Travellers are advised to consider a pre-travel Rabies vaccine, this consists of a course of three vaccines administered over the course of 21–28 days; this removes the need for Rabies Immunoglobulin in the event of an injury. Animal contact should be avoided wherever possible and in the event of contact with animal saliva any wound should be thoroughly washed with soap and water and Iodine or Alcohol applied. Medical advice should be sought as soon as possible even if vaccinated with a full course of Rabies vaccine.

Phillipines – Schistosomiasis

A total of 99 persons from Palo, Leyte, have fallen ill due to schistosomiasis, a parasitic disease that is spread by contact with contaminated water. The patients were from the 33 barangays, which was one of the areas in Leyte that were hit by floods on 16 and 17 March (2011). The floods that hit Palo last March were confirmed as the cause of the spread of the infection. The patients may have waded in flood waters which were populated with snails, the intermediate host of cercaria, the parasitic larvae that cause the disease.

Advice to travellers

Schistosomiasis is a parasitic infection, caught through contact with infected water especially in areas where the water contains numerous freshwater snails, which may carry the parasite.

On contact with humans, the parasite burrows into the skin, matures into another stage, and then migrates to the lungs and liver, where it matures into the adult form.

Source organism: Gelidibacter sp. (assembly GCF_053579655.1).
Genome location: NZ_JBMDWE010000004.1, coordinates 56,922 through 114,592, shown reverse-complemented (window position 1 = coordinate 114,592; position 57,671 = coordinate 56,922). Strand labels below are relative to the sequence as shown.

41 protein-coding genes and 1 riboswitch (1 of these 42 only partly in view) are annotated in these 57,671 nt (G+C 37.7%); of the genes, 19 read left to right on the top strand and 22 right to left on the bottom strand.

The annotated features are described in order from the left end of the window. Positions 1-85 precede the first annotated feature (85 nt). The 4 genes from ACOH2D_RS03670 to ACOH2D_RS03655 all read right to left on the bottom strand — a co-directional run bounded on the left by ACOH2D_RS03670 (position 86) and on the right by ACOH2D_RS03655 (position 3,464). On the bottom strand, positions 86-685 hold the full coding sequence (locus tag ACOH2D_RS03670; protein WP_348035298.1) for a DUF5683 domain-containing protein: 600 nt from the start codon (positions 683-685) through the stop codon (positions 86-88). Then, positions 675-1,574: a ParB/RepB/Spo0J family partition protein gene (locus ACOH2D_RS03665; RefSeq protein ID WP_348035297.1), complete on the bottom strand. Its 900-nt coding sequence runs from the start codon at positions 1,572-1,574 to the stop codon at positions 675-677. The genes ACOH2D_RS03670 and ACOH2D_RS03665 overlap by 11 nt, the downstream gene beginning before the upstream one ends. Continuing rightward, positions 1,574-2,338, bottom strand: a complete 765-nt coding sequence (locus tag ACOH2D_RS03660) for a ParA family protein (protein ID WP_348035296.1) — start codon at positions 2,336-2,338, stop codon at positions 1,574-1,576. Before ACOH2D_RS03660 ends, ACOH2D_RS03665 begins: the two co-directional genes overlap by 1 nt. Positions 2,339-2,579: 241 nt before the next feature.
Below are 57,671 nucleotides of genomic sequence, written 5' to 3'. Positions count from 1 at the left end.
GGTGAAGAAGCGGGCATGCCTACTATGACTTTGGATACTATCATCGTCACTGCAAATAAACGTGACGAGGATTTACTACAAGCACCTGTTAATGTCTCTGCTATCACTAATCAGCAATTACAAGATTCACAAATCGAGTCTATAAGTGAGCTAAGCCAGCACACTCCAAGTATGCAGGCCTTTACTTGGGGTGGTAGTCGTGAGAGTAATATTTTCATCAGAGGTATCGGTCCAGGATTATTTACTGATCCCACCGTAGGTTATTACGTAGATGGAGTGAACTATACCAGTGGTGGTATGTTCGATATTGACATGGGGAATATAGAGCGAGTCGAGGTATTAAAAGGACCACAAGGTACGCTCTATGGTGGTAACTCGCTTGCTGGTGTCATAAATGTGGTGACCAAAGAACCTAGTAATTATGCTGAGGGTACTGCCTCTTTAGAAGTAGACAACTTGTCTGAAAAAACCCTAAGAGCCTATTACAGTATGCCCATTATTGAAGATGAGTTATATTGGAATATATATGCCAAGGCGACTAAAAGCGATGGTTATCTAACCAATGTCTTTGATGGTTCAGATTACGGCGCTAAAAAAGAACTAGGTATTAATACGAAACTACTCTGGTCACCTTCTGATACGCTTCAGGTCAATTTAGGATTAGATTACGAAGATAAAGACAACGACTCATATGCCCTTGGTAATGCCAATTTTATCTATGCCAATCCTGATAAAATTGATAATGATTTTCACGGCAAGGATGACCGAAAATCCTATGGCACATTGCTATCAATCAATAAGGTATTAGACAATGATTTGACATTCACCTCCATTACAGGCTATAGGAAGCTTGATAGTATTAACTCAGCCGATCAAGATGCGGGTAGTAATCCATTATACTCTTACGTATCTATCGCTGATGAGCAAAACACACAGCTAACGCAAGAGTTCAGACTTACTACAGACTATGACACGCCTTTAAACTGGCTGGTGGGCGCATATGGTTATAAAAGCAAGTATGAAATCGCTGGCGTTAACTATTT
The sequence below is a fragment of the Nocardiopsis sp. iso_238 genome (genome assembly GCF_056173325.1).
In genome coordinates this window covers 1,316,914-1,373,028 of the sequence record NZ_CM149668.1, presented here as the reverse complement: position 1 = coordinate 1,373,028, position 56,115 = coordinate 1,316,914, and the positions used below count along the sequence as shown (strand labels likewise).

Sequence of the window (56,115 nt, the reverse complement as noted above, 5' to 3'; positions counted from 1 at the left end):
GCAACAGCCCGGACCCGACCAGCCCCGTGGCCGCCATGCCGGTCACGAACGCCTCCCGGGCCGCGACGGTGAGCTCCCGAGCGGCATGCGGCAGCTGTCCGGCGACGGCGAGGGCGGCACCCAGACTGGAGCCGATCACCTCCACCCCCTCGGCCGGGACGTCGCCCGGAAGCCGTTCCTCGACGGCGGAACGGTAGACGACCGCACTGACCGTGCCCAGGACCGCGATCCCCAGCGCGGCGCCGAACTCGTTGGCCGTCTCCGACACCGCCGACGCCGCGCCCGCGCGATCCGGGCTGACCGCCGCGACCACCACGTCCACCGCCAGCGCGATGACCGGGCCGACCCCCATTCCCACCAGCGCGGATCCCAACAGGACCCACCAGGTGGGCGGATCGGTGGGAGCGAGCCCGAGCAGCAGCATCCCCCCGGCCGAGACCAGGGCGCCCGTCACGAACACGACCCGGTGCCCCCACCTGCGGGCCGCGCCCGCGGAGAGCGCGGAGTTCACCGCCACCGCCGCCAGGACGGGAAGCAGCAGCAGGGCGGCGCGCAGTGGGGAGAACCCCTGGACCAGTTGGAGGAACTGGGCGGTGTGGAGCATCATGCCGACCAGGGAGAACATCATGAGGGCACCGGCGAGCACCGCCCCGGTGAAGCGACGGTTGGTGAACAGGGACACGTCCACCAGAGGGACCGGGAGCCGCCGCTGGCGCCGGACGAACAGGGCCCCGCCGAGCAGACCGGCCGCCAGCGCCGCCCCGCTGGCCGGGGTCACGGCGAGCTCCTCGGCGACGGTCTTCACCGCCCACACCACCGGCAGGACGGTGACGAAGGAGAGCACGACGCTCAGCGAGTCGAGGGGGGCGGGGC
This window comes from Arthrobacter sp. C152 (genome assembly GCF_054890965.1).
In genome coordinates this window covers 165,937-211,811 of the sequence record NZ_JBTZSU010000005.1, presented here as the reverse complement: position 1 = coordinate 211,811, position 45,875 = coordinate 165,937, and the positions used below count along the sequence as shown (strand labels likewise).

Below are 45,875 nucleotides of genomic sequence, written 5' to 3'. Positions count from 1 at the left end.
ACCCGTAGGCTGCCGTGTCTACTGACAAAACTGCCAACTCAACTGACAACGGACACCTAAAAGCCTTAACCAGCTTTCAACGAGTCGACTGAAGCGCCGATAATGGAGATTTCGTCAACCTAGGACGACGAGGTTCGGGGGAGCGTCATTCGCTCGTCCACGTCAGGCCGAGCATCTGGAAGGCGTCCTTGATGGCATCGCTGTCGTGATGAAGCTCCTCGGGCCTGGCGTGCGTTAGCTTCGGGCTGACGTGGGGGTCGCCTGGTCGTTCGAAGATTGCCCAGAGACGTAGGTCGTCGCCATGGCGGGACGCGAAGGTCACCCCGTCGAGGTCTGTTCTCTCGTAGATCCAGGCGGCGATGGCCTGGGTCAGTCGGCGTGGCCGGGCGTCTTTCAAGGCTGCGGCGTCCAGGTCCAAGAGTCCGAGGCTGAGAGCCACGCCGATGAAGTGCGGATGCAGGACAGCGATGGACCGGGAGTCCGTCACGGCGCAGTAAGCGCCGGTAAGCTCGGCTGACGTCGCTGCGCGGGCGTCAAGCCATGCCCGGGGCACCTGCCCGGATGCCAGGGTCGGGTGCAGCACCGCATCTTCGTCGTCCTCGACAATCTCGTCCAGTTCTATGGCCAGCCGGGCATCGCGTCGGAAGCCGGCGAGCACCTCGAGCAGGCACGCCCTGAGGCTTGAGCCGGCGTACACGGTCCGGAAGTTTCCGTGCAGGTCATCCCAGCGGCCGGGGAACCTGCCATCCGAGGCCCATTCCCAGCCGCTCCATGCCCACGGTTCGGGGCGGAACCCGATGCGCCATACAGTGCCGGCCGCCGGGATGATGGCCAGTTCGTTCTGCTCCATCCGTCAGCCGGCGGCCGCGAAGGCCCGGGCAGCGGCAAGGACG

Symptoms vary with the species of worm and the phase of infection but can cause a range of symptoms and if left untreated can cause chronic disease. There is no vaccine available so travellers should ensure they seek advice before travel and should avoid skin contact with fresh water in endemic areas, for example ponds, lakes and rivers. Swim only in protected swimming pools or safe sea water. Avoid drinking infected water. Wear protective footwear when walking in soil, especially if damp or water logged.

Congo – Chikungunya virus

An outbreak of chikungunya virus infection has been reported from the southern districts of Brazzaville. More than 480 cases of chikungunya have been recorded in a short period of time and the virus has been laboratory confirmed in all samples tested.

Advice to travellers

Chikungunya is spread by daytime biting mosquitoes normally from sunrise to sunset and is more common in urban areas. There is no vaccine available and therefore insect bite avoidance is essential.

Cameroon – Cholera

The long running cholera outbreak in Cameroon has now affected 9 out of 10 regions of the country. Almost 7,718 cholera cases and 256 deaths have been recorded. Charity organisations have deployed community volunteers to seven operational regions across the country. The Centre region is the worst affected with 2,558 cholera cases.

Advice to travellers

Precautions should be taken to ensure good food, water and personal hygiene.

Hand washing is very important and the use of an alcohol based hand gel is recommended where soap and water are not readily available.

If planning to visit for a long time or travelling into affected areas, travellers should consider vaccination. Vaccination involves two drinks given one to six weeks apart.

More like this

For more travel health stories see our health news pages

For travel health articles check our Dr Jane Wilson-Howarth's features here

More information on Malaria can be found here: Malaria Q and A

Just a scratch? Check out our rabies feature for more information on the disease... More

Related Articles